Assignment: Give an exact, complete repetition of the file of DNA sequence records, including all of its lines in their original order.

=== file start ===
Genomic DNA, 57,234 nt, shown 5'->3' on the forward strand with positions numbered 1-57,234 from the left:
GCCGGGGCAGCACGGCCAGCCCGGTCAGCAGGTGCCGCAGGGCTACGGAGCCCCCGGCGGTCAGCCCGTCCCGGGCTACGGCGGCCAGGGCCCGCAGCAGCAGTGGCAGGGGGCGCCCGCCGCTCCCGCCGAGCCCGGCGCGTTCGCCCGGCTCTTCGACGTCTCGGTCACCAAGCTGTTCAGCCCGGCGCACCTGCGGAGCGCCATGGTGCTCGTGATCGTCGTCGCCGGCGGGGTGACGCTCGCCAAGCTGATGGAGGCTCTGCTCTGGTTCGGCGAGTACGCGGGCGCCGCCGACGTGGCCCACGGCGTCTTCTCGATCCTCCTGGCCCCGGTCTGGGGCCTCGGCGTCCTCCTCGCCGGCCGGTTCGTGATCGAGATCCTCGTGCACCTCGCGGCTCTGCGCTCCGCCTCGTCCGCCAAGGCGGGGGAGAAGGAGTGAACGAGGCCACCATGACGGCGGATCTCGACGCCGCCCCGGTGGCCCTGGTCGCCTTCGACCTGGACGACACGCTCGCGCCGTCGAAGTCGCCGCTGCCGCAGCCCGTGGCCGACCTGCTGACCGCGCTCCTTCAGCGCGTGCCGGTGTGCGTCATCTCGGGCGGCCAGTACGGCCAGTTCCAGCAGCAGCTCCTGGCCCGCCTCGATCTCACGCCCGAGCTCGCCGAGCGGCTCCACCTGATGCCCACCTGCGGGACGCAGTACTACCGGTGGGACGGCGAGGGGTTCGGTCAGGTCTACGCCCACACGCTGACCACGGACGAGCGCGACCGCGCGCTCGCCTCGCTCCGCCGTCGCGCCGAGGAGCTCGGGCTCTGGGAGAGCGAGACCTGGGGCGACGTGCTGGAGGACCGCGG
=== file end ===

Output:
Genomic DNA, 57,234 nt, shown 5'->3' on the forward strand with positions numbered 1-57,234 from the left:
GCCGGGGCAGCACGGCCAGCCCGGTCAGCAGGTGCCGCAGGGCTACGGAGCCCCCGGCGGTCAGCCCGTCCCGGGCTACGGCGGCCAGGGCCCGCAGCAGCAGTGGCAGGGGGCGCCCGCCGCTCCCGCCGAGCCCGGCGCGTTCGCCCGGCTCTTCGACGTCTCGGTCACCAAGCTGTTCAGCCCGGCGCACCTGCGGAGCGCCATGGTGCTCGTGATCGTCGTCGCCGGCGGGGTGACGCTCGCCAAGCTGATGGAGGCTCTGCTCTGGTTCGGCGAGTACGCGGGCGCCGCCGACGTGGCCCACGGCGTCTTCTCGATCCTCCTGGCCCCGGTCTGGGGCCTCGGCGTCCTCCTCGCCGGCCGGTTCGTGATCGAGATCCTCGTGCACCTCGCGGCTCTGCGCTCCGCCTCGTCCGCCAAGGCGGGGGAGAAGGAGTGAACGAGGCCACCATGACGGCGGATCTCGACGCCGCCCCGGTGGCCCTGGTCGCCTTCGACCTGGACGACACGCTCGCGCCGTCGAAGTCGCCGCTGCCGCAGCCCGTGGCCGACCTGCTGACCGCGCTCCTTCAGCGCGTGCCGGTGTGCGTCATCTCGGGCGGCCAGTACGGCCAGTTCCAGCAGCAGCTCCTGGCCCGCCTCGATCTCACGCCCGAGCTCGCCGAGCGGCTCCACCTGATGCCCACCTGCGGGACGCAGTACTACCGGTGGGACGGCGAGGGGTTCGGTCAGGTCTACGCCCACACGCTGACCACGGACGAGCGCGACCGCGCGCTCGCCTCGCTCCGCCGTCGCGCCGAGGAGCTCGGGCTCTGGGAGAGCGAGACCTGGGGCGACGTGCTGGAGGACCGCGG